The subsequent rise in temperatures on Earth will significantly weaken the effect of volcanic eruptions on the planet's climate, which may further accelerate global warming. This was announced on Thursday by the press service of the University of Cambridge, citing an article in the journal Nature Communications.
“We have known for a long time that powerful volcanic eruptions can lower the temperature on Earth. We were interested in the opposite question - can global warming affect how strongly volcanic eruptions affect the planet's climate. "- said a researcher at the University of Cambridge, Thomas Aubrey, whose words are quoted by the press service of the university.
Climatologists consider volcanoes to be one of the main "conductors" of the Earth's climate. On the one hand, they return some of the stored carbon back to the atmosphere, which can lead to a rise in temperature. On the other hand, they can lower it by filling the atmosphere with ash particles and aerosol droplets that reflect the sun's rays and heat.
In particular, something similar happened in 1991 after the powerful eruption of Mount Pinatubo in the Philippines, as a result of which temperatures on Earth temporarily dropped in the following months by about 0.5 degrees Celsius. Even more striking events of this kind happened about 70 thousand years ago and in 1815 after the explosions of the supervolcanoes Toba and Tambora, each of which gave rise to a long-term "volcanic winter".
Aubrey and his colleagues became interested in how the Earth's climate is influenced not only by the most powerful volcanic eruptions, but also by moderate and weak cataclysms of this kind. Unlike the consequences of supervolcanic explosions, the emissions generated by these events cannot rise to a great height, which does not allow them to be distributed throughout the entire atmosphere and limits their influence on the climate.
Climate and volcanoes
Scientists drew attention to the fact that the effectiveness of the action of such eruptions on the Earth's climate will strongly depend on how the atmosphere interacts with their emissions. This, in turn, will be determined by the air temperature, the nature of the movement of winds and other factors that are now changing as a result of an increase in the concentration of CO2 in the atmosphere.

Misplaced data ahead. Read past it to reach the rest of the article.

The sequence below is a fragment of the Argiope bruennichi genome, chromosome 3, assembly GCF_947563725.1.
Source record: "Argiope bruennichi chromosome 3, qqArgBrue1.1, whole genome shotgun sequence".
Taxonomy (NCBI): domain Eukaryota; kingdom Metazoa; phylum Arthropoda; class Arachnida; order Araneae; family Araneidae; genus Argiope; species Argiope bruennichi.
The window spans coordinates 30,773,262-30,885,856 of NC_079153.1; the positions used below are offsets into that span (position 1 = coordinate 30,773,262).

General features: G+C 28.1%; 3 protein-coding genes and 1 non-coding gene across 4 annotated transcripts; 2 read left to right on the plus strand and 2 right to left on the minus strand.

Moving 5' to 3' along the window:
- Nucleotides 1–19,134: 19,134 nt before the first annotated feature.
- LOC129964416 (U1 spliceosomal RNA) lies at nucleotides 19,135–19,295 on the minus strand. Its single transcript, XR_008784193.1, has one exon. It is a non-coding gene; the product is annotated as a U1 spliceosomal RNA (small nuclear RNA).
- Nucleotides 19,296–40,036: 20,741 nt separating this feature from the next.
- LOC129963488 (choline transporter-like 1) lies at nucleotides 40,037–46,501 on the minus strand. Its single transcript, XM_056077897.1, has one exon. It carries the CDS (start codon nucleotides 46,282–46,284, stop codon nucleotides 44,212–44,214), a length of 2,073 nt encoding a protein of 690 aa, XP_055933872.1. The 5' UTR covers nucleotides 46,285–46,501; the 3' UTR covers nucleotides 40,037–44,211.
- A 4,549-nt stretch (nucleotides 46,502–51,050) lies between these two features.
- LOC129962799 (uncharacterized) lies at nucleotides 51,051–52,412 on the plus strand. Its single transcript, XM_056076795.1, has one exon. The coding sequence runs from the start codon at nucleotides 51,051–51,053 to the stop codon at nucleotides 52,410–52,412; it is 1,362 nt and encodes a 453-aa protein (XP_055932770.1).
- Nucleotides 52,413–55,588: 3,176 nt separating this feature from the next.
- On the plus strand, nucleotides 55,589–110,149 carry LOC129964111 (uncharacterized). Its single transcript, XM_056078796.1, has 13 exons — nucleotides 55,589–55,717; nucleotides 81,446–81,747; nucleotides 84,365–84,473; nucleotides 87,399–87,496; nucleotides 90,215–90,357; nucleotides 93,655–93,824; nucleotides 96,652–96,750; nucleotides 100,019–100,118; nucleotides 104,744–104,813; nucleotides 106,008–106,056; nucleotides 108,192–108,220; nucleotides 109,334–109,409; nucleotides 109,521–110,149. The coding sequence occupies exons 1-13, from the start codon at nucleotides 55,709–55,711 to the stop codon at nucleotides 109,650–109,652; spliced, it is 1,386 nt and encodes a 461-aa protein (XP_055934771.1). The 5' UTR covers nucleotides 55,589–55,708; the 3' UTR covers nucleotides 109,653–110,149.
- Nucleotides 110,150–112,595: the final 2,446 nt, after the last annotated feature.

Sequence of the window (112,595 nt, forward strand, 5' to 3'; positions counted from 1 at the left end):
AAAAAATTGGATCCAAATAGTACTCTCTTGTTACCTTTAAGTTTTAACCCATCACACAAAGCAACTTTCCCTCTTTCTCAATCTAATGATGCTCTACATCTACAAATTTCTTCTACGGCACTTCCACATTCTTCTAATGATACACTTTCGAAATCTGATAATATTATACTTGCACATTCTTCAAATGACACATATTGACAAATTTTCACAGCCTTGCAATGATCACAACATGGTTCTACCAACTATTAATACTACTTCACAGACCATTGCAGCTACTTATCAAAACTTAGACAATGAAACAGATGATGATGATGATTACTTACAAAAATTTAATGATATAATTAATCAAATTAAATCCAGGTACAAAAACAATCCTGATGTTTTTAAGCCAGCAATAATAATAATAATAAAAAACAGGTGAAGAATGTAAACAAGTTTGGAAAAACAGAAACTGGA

Guided by similar considerations, scientists have calculated how changes in the structure and behavior of the atmosphere associated with the current global warming will affect the nature of the effect of volcanic eruptions on the Earth's climate. To do this, Aubrey and his colleagues created a detailed climate model describing the movement patterns of aerosols and soot particles emitted by volcanoes.
Subsequent calculations showed that global warming will have different effects on strong and weak volcanic eruptions. The influence of more powerful cataclysms on the Earth's climate will increase by about 18-35%, while moderate and weak manifestations of volcanic activity will have a much weaker effect on temperatures than they do now.
According to scientists, the force of their effect on the planet's climate will drop by about four times as a result of the fact that a much smaller amount of sulfur compounds and other substances that can generate aerosol droplets will enter the upper atmosphere. Given the large number of weak to moderate eruptions, such changes will generally weaken the extent to which these volcanoes affect the planet's climate.
Such processes, as the researchers note, are now not taken into account by the experts of the UN and other leading international organizations when making forecasts of how the Earth's climate will change in the coming decades.Aubrey and his colleagues hope that their ideas will catch the attention of colleagues and help them more accurately predict how temperatures on the planet will rise in the near future.